Telephone conferences for fun: experimentation in people’s homes

  • Andrew F. Monk
  • Darren J. Reed
Part of the IFIP — The International Federation for Information Processing book series (IFIPAICT, volume 241)


The paper illustrates how communication experiments may be carried out in a domestic recreational context. Participants situated in their homes were connected into group telephone conversations and simply asked to “chat and enjoy yourselves”. Following the conversation, participants provided Likert scale ratings of the experience. In addition, the conversations were recorded and analysed. A total of 211 participants took part in two experiments. Telephone groups had an average size of five people, each speaking in the same conversation from their individual homes. Comments from the participants and Likert rating scales indicated that it was a positive recreational experience. The primary manipulation in each experiment was intended to encourage spontaneous co-involvement of all of the group. In Experiment 1 this was done by changing the way participants were introduced to the group, in Experiment 2 the group was made more salient by providing each member with a list of names. Open ended responses obtained from telephone interviews with participants in Experiment 1 were used to construct a questionnaire for Experiment 2 to measure presence, involvement and communication efficacy. The measures extracted from transcripts included the average length of utterances and equality of contribution as well as a new measure, the number of lines to the first “flow episode” in the transcript. While neither of the manipulations produced significant effects on Likert scale ratings made after the sessions or the measures extracted from transcripts, the paper is able to recommend the measures used and to provide practical advice for other investigators seeking to run communication experiments in a recreational context.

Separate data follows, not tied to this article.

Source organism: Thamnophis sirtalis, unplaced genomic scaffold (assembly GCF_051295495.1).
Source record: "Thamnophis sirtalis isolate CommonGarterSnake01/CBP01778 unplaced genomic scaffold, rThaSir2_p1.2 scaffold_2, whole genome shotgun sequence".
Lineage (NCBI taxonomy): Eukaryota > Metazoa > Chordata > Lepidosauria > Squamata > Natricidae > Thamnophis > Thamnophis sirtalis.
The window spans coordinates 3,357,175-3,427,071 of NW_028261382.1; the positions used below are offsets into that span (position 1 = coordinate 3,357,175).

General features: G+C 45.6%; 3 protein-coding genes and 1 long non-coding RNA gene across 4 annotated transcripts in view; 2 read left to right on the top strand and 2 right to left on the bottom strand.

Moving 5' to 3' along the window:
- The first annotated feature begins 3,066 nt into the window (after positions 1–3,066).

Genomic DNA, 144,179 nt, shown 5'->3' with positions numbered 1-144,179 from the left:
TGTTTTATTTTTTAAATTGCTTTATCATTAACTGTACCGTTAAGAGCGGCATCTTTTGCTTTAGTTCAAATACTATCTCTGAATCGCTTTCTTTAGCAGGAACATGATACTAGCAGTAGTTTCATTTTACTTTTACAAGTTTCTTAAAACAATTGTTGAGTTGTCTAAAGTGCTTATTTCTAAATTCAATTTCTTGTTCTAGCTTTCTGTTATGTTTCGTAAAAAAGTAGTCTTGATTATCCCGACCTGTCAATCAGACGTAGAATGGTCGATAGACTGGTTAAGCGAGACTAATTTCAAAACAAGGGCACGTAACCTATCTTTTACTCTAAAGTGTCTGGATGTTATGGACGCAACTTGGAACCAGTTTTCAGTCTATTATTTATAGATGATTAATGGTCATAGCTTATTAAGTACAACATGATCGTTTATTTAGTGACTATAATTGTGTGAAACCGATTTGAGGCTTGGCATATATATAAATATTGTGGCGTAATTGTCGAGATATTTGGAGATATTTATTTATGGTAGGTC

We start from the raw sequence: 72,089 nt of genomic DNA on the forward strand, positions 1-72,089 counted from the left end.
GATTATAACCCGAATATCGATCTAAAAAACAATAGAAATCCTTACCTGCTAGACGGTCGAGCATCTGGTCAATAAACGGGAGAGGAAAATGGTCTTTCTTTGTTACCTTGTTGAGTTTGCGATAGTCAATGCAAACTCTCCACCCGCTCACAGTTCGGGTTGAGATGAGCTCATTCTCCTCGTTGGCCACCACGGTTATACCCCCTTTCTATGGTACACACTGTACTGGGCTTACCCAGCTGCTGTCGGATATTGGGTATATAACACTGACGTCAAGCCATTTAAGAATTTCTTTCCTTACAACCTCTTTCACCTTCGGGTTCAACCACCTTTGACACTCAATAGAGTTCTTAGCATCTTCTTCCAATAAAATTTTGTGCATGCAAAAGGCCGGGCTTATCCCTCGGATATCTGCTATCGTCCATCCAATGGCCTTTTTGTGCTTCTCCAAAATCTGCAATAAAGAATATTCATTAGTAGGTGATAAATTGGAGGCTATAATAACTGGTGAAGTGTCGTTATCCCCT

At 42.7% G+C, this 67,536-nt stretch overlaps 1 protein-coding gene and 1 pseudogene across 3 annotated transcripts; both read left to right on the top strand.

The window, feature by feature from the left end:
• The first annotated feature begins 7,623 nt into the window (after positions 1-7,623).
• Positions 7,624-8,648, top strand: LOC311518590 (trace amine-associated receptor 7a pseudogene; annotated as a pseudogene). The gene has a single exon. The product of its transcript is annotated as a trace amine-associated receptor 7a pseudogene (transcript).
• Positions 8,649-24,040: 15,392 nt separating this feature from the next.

Group Size List Condition Conversational Analysis Likert Scale Rating Primary Manipulation 
These keywords were added by machine and not by the authors. This process is experimental and the keywords may be updated as the learning algorithm improves.


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Copyright information

© International Federation for Information Processing 2007

Authors and Affiliations

  • Andrew F. Monk
    • 1
  • Darren J. Reed
    • 2
  1. 1.Centre for Usable Home Technology (CUHTec)University of YorkUK
  2. 2.Department of SociologyUniversity of YorkUK

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